• 2020 will be the year the concept of a “Human digital twin” will become a thing. A digital twin is a real-time replica of something in the physical world. In healthcare, that replica is the life-long data record of an individual. Digital twins can assist doctors and pharma in determining the possibilities for a successful outcome of a procedure or treatment, help make therapy decisions, and manage chronic diseases. Ultimately, digital twins will become patient/citizen companions to keep them healthy. A bit like Baymax in Disney’s Big Hero 6. Digital twins are fed with data from emerging digital health tools.

Lionel Reichardt

Pharmageek, CEO Pharmageek, Founder of the 7C’s Health. Lionel Reichardt spent the past 15 years working within the pharmaceutical industry. Today he synthesizes these experiences to rethink the customer journey and build new models of promotion and information in healthcare.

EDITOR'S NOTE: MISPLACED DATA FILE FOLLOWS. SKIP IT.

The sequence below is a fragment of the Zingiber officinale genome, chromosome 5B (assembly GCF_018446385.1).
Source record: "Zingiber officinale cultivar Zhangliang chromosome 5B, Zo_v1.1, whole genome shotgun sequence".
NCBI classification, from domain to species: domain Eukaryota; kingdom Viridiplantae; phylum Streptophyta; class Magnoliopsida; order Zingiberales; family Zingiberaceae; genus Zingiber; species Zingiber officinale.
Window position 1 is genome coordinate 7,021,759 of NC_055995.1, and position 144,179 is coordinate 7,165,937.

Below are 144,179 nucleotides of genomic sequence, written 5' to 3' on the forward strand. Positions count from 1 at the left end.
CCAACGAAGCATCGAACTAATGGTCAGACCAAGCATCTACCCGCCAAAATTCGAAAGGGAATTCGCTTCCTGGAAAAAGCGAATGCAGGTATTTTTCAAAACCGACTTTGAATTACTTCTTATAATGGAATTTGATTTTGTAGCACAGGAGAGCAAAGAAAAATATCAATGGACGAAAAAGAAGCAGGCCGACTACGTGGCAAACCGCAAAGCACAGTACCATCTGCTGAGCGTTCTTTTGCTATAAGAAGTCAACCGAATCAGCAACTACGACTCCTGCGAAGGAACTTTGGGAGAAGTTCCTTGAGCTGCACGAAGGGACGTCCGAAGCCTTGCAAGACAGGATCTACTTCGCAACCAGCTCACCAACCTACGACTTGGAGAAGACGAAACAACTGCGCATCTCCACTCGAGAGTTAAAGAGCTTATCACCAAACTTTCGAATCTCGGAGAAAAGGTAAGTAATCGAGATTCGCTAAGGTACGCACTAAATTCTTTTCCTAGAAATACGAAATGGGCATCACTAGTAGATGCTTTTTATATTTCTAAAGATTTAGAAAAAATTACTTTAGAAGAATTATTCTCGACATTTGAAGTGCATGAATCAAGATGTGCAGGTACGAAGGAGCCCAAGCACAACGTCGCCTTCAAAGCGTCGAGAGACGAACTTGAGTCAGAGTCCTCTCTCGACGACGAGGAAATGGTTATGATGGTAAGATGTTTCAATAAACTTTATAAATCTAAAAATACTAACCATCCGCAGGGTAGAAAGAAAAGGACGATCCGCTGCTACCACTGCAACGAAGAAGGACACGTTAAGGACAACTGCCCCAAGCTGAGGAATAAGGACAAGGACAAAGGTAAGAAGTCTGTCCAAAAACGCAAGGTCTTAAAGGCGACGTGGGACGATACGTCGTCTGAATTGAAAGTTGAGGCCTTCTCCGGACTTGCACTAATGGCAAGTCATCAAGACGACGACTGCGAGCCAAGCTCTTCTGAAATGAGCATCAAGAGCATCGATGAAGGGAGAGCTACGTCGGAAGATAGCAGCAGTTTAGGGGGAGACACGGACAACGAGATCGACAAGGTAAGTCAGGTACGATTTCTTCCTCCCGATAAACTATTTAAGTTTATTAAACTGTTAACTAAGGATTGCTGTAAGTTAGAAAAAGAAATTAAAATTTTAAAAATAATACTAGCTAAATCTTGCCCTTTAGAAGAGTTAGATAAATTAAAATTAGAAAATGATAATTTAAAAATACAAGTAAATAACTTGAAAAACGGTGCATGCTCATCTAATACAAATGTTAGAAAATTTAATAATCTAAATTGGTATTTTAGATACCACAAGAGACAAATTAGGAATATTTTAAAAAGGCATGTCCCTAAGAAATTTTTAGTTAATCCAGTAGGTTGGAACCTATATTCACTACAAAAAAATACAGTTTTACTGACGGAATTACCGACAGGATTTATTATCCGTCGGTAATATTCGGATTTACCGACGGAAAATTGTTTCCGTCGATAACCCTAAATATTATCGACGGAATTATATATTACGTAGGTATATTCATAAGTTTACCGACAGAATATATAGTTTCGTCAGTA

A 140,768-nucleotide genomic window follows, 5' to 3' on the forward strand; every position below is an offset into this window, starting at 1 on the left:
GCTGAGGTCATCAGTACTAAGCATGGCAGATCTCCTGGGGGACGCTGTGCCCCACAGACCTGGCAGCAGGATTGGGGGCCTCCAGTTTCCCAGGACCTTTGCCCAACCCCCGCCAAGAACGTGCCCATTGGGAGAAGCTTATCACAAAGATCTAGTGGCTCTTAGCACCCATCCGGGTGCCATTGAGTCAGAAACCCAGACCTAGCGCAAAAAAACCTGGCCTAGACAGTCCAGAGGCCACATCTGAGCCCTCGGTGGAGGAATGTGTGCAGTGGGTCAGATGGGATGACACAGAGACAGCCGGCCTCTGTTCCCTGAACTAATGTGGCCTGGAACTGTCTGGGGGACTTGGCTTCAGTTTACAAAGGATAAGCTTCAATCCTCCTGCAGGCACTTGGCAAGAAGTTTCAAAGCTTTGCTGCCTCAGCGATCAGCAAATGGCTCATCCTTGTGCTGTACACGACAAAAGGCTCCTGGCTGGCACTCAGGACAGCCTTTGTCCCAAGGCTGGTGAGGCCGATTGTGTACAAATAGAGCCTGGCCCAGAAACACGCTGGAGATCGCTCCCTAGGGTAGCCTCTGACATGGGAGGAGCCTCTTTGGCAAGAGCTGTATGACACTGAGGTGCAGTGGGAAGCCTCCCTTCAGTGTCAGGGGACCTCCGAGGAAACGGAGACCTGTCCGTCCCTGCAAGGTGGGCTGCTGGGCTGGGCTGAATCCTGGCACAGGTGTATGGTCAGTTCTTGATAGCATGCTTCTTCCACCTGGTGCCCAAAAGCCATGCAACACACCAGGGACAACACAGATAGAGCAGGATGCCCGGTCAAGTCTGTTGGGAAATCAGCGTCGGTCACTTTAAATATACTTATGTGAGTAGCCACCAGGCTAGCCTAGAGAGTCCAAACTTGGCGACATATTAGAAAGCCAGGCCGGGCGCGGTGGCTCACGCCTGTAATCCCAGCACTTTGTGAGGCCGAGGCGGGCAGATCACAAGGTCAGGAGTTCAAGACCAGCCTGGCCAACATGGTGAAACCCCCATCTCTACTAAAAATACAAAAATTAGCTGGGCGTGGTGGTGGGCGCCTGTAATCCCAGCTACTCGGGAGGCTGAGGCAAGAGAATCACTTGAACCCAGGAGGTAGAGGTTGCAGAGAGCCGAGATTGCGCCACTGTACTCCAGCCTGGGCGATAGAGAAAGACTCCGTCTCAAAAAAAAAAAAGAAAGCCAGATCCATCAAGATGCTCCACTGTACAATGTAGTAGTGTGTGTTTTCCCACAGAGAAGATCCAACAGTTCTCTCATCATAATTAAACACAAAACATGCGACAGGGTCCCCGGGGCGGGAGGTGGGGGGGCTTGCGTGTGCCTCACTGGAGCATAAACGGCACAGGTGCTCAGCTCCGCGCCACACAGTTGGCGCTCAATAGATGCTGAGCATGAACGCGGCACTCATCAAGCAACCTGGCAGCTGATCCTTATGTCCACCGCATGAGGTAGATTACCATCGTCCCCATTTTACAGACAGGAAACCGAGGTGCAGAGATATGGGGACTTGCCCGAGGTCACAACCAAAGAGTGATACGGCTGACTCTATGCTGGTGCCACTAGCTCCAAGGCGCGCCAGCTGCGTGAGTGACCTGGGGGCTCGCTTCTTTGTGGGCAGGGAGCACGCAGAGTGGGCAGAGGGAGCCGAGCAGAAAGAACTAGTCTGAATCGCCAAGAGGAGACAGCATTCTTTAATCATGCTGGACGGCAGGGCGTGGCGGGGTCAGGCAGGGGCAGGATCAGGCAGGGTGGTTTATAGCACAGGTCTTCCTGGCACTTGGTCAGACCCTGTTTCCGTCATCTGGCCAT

The big trend for 2020 is that digital health will be no more trend. It's been almost ten years now that digital health lives at the pace of technology trends and buzzwords. Patient empowerment, connected health, artificial intelligence, blockchain, virtual reality – so many topics to feed the business of conferences and ambient communication. Here comes the time for maturity. The time for institutions to frame digital health and make it possible on a larger scale. The time for scientific publications to relay digital health research and establish the potential and reality of this sector. The time for training to allow healthcare professionals to be able to build, use, and prescribe these solutions. The time for digital therapeutics to target specific issues to improve the health of individuals and populations. The time for patients to be taken seriously in their quest for greater autonomy and better management of their health. Digital health will finally begin to keep its promises and become a reality.